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I have been struggling with a segmentation fault for months, now I'm here to ask for help. The segmentation fault appears when I call the following function

void foo(..., std::map<MyClass*, double> & x) {
if ( !x.empty() ) x.clear();
...
}

Class A {
private:
map<MyClass*, double> _N;
public:
void f(...) {
foo(..., _N);
...
}
};

//in main routine, the function is called in a loop
A a;
while(...) {
a.f(...);
}

Using gdb, I tacked the error to the line calling the clear() function, it shows "double free or corruption" error, and the program aborts at calling c++/4.1.2/ext/new_allocator.h:94 delete(__P) which further calls free() from the gnu library /lib64/libc.so.6. But since the elements in the map are not allocated by new, why it still calls free() to clear it up. I would really appreciate your comments. Thank you.

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The error must be elsewhere. You can call clear() irrespective of whether the map is empty or not anyway. Show us some more ambient code. –  Kerrek SB Jul 26 '11 at 19:45
1  
what happen if you pass the map by value, the program semantics would be wrong, but does it segf'? –  111111 Jul 26 '11 at 19:45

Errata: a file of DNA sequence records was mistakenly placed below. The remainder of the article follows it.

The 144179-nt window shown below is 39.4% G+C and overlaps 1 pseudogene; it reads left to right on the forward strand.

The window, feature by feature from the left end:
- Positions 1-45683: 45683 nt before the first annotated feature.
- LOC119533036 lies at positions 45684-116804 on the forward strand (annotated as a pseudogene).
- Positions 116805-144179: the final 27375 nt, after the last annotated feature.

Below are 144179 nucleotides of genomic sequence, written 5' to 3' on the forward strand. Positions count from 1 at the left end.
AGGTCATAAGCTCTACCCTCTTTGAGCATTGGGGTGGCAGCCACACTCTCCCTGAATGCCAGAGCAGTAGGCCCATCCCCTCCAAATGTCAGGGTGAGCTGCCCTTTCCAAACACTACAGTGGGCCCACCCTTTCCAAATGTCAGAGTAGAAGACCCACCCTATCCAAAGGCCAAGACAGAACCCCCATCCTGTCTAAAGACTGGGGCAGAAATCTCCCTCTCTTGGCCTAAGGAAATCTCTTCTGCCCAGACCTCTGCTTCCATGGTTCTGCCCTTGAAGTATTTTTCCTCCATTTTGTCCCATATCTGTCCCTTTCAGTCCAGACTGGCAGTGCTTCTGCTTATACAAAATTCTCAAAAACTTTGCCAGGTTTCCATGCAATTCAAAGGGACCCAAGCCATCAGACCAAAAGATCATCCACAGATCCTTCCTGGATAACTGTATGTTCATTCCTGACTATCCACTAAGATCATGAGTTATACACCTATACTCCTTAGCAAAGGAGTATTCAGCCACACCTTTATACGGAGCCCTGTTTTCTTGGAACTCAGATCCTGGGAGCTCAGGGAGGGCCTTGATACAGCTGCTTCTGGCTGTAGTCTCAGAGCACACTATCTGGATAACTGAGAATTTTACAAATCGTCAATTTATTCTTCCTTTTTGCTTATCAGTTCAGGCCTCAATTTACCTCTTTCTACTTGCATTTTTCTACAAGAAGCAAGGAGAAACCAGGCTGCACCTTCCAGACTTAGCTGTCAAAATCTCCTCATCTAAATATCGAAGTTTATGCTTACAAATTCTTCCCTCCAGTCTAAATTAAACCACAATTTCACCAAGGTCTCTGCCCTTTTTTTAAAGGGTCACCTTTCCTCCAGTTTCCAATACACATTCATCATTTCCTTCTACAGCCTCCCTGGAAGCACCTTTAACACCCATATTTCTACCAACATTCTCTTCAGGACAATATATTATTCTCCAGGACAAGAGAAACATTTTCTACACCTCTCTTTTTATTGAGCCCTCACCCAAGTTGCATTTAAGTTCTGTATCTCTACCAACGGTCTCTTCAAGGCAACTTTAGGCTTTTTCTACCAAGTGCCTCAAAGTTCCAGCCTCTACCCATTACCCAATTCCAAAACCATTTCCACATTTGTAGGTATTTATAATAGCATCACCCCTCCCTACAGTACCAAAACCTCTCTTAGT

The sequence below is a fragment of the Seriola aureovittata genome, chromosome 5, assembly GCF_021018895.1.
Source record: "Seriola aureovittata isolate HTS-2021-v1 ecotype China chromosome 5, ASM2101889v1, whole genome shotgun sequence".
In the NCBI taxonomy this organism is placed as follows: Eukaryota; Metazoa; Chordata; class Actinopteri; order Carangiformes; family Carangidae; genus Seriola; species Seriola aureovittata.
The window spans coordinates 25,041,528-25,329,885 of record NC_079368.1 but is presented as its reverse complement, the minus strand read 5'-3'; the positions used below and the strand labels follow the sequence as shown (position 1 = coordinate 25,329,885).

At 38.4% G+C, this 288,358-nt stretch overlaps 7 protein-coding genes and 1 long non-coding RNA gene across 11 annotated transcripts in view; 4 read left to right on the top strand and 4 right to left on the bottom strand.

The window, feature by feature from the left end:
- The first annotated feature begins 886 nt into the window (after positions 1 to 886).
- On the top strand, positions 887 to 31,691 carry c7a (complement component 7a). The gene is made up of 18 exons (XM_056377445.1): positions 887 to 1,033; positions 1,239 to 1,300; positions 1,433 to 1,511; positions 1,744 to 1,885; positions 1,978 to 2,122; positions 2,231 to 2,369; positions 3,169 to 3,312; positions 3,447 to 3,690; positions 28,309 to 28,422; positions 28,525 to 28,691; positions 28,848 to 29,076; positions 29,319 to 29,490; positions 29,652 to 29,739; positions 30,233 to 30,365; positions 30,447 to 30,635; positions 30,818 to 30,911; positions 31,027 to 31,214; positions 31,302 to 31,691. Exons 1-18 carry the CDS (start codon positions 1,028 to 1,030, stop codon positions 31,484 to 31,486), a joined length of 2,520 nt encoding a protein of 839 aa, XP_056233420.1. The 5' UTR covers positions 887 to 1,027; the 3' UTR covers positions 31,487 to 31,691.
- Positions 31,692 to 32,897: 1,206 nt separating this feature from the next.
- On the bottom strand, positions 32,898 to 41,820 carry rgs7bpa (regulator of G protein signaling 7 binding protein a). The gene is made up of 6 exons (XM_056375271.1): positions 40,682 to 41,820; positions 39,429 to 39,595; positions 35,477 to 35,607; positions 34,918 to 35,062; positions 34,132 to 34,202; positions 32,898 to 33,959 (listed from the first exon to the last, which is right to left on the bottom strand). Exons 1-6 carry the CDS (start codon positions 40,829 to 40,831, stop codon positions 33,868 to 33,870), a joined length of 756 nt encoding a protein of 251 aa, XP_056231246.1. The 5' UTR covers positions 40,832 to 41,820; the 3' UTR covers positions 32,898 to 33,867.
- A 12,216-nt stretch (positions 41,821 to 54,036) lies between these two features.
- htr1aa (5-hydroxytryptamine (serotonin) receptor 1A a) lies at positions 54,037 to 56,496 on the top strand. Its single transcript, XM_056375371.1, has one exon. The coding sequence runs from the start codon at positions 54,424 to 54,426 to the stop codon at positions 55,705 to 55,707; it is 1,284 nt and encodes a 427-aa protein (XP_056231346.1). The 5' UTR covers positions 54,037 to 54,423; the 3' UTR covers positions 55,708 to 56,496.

1  
is the object passed as parameter to foo allocated on the heap ? If so, is it possible that it had already been de-allocated (or moved elsewhere) before ? –  Sander De Dycker Jul 26 '11 at 19:46
    
Thank you guys. Actually the object passed to function foo is a member of another class. Here is a more complete description of my code, please take a look. –  cool machine Jul 26 '11 at 19:55
1  
I think we need more code than that, to me it looks ok. A should be alive at the any point where foo is called. –  111111 Jul 26 '11 at 20:09
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2 Answers 2

Given that the map is owned by another object it suspiciously sounds that the map-owning object was already deleted when the clear was called.

Also note that names starting with underscore and a capital letter are reserved for the implementation - you aren't allowed to use them.

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The code looks fine to me. At least with the limited context you have provided. Usually when I run into issues like this I will simply run the valgrind memcheck tool to find the place were the first "delete" happened. Once you know that, these issues can be pretty simple to solve.

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